Take a look at this Washington Post article on ID Theft and tell me it doesn’t make you a little paranoid. I wasn’t surprised that identity theft happens to 11.1 million victims a year for a total of $54 billion. I wasn’t surprised that 55% of identity theft victims will never know how it happened. I wasn’t even that surprised that 18-24 year olds were hit the hardest since they take the longest to catch on (132 days on average) and share much more about themselves online than we old folks do. I was surprised how easy it is to find out who someone is so you can steal their identity. According to this article, most people can be tracked down by simply knowing their sex, zip code, and date of birth. That’s creepy. Especially since all of you know my sex, my general location, and my general age…hmmm. I will now be skipping any Happy Birthday posts I had in mind. 🙂 Please keep yourself safe. At the very least, take a look at your accounts and credit reports on a regular basis. You are entitled to one free credit report a year from each of the three main … Read more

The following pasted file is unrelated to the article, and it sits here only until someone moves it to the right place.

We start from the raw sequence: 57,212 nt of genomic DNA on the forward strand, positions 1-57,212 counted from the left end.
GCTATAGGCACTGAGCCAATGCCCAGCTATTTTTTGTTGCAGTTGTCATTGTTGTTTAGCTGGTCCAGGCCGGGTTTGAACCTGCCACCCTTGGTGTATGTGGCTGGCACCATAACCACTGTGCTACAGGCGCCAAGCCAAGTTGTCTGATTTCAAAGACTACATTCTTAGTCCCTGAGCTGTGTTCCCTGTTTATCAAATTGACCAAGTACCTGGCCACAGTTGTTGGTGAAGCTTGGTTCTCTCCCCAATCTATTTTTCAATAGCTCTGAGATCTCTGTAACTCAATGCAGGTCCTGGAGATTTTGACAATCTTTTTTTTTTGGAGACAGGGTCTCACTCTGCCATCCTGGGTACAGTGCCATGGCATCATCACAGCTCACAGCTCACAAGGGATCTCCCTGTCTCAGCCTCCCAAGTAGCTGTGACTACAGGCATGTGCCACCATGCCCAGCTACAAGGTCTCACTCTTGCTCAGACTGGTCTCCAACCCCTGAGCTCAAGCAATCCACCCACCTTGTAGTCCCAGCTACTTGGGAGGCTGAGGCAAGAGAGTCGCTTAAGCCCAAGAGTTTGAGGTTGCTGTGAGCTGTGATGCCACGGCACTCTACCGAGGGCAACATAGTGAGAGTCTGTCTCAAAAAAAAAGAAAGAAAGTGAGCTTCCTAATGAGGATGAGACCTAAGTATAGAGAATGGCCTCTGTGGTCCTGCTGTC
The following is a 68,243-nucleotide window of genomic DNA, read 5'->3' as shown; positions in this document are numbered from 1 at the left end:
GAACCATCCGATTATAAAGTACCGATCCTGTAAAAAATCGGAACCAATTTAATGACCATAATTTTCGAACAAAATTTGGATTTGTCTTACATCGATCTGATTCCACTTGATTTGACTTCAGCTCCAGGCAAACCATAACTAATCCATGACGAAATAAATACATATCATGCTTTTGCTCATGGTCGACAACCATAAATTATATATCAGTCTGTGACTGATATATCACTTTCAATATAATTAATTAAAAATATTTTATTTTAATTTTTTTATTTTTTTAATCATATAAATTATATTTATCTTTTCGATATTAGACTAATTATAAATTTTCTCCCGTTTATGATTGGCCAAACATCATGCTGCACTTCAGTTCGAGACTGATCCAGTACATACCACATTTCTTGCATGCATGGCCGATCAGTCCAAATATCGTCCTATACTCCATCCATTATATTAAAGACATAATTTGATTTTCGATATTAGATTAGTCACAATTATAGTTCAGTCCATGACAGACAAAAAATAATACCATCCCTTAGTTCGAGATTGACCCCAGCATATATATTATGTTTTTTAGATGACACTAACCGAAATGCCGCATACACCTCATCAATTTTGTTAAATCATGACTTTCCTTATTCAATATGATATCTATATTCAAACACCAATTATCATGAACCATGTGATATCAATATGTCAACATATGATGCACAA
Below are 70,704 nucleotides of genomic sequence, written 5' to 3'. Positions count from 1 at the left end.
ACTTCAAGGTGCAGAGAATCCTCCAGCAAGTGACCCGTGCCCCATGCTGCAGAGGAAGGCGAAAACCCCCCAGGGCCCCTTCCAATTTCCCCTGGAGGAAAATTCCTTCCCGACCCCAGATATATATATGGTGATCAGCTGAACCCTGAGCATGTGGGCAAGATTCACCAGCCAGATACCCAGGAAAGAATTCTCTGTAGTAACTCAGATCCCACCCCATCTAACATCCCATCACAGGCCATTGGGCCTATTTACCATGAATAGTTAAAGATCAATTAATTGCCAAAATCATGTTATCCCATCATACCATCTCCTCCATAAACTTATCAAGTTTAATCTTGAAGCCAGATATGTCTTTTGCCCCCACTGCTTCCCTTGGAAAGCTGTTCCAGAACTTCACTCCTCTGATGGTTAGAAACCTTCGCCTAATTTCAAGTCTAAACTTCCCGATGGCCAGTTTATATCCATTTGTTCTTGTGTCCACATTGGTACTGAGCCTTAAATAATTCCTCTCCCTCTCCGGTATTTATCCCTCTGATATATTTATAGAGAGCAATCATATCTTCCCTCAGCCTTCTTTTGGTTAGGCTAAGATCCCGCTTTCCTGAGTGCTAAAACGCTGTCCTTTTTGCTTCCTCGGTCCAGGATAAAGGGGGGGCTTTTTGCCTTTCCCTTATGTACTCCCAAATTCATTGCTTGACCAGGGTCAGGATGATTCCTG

When my husband and I were in college, we started a poker club. As the President, I found locations to play and organized tournaments. As the Treasurer (irony kicks booty), my husband used the dues to buy refreshments and supplies like decks of cards and poker chips. The tournaments were tons of fun and legal too since gift cards were used as prizes. That was a ton of fun. Then we graduated, everybody moved away, and poker night faded into the past. After a few years, we were able to revive the tradition. I called a few friends we knew who enjoyed Texas Hold ‘Em and set up our poker table in the dining room. We still had our own chips and cards from college (not the club sets), so getting ready was easy. We also supplied a few bags of chips and soda, so we were good to go. We played nickel poker with a max bet of a quarter and 3 raises, so our pots were limited and allowed for a lot of playing time in an evening. Everybody would buy-in for $5 and re-buy once or twice max. We usually started with Texas Hold ‘Em and moved on to … Read more